Potatoes can be planted early in the spring, as soon as the soil can be worked. Make sure the ground is not too wet and the ground temperature is above 45 degrees. Potatoes will not sprout if the ground is too cold, and a really wet soil can cause the potatoes to rot before they grow.

The ISU Extension Office advocates planting seed potatoes 3-4 inches underground, and according to folklore, they should be planted on Good Friday in my zone, Zone 5. I don’t know about you but digging a 3-4″ trench and covering potatoes with that many inches of soil sounds like an awful lot of work I’d rather not do.


How to Plant Seed Potatoes Using the No-Dig Method

I don’t know about you, but digging a 3-4″ trench and covering potatoes with that many inches of soil sounds like an awful lot of work I’d rather not do. Luckily, you don’t have to dig that much to plant potatoes!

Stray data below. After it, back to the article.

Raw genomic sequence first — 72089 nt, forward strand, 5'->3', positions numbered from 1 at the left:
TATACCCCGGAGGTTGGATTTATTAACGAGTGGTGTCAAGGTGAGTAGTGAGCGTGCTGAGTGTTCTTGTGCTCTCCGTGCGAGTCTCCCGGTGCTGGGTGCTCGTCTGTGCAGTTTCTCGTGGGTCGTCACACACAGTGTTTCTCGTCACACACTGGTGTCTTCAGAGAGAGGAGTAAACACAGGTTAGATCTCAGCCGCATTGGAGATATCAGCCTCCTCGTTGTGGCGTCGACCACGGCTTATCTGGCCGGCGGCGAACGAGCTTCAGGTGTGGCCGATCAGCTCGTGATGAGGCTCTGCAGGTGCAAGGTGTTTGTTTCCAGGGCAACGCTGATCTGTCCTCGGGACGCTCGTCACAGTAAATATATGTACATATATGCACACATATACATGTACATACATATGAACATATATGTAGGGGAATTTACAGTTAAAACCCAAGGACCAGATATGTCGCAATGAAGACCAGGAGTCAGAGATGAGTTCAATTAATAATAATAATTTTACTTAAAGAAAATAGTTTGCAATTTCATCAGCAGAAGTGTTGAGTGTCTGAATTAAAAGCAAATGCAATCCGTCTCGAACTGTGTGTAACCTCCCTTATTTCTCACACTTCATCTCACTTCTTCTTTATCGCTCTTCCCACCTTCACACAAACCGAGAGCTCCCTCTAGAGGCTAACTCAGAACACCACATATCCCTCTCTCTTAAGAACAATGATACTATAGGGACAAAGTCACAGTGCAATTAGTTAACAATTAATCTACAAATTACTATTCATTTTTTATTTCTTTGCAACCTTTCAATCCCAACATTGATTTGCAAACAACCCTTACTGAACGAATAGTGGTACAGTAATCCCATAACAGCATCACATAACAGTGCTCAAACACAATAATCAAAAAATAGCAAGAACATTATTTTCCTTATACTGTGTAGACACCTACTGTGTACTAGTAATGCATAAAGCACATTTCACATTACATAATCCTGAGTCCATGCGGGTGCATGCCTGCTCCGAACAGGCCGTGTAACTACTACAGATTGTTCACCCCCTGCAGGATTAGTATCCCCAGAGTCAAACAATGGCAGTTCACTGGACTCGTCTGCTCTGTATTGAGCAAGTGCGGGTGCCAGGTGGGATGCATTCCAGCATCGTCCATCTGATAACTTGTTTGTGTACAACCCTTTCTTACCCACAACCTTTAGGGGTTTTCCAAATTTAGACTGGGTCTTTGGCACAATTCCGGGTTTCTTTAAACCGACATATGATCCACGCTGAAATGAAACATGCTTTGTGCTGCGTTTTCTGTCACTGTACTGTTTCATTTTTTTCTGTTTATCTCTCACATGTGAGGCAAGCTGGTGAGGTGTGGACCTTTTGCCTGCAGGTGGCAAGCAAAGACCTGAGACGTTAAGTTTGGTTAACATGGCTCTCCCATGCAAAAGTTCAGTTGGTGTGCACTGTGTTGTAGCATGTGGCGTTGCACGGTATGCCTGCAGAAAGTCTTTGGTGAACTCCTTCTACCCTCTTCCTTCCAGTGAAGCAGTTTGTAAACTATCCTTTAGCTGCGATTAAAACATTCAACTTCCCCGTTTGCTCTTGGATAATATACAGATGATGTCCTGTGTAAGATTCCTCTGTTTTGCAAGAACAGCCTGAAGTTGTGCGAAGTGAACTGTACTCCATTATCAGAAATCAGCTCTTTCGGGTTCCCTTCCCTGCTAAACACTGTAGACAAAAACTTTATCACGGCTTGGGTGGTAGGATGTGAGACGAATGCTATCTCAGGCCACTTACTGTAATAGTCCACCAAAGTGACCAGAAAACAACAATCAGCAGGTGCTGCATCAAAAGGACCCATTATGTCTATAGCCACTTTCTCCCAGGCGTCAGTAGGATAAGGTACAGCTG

The Rodale’s Illustrated Encyclopedia of Organic Gardening advocates a “no-dig” approach. I love the no-dig approach because it reduces time it takes to plant, makes back breaking digging unnecessary, reduces loss of moisture, and results in fewer weeds being brought to the surface. I’ve been planting potatoes using this method for about 8 years now and love how easy it is to grow potatoes.

To plant using the no-dig method, all I do is hoe up a very shallow trench (generally only ½ to 1 inches deep), put in the cut and cured seed potatoes (eyes facing up), and cover with rich soil.